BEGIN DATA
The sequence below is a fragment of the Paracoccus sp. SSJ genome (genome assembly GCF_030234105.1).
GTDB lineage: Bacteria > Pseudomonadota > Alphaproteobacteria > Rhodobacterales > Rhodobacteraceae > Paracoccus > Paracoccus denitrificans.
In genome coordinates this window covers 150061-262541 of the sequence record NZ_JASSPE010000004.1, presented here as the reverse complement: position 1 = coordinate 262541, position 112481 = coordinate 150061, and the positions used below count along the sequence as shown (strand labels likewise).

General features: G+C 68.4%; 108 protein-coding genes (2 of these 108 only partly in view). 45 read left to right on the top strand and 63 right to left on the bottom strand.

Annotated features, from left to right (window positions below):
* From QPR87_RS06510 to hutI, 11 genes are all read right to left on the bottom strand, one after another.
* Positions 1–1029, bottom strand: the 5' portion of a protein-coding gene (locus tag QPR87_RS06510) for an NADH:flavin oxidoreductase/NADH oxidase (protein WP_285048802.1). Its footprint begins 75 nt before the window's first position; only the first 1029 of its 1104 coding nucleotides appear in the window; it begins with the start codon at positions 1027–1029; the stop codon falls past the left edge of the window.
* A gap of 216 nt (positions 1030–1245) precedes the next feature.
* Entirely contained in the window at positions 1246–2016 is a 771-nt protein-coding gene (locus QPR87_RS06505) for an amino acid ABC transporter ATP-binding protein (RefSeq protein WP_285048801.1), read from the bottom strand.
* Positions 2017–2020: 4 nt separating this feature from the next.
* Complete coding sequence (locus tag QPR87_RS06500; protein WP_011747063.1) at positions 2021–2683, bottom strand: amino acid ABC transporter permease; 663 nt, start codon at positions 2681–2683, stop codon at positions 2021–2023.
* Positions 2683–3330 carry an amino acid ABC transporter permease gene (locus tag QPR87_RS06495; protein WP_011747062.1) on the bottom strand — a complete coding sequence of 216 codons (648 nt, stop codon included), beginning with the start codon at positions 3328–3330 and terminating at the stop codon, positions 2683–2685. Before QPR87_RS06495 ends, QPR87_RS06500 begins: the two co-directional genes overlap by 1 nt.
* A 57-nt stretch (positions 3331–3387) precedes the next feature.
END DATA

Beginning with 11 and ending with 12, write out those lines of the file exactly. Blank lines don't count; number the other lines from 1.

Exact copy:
* Complete coding sequence (locus tag QPR87_RS06500; protein WP_011747063.1) at positions 2021–2683, bottom strand: amino acid ABC transporter permease; 663 nt, start codon at positions 2681–2683, stop codon at positions 2021–2023.
* Positions 2683–3330 carry an amino acid ABC transporter permease gene (locus tag QPR87_RS06495; protein WP_011747062.1) on the bottom strand — a complete coding sequence of 216 codons (648 nt, stop codon included), beginning with the start codon at positions 3328–3330 and terminating at the stop codon, positions 2683–2685. Before QPR87_RS06495 ends, QPR87_RS06500 begins: the two co-directional genes overlap by 1 nt.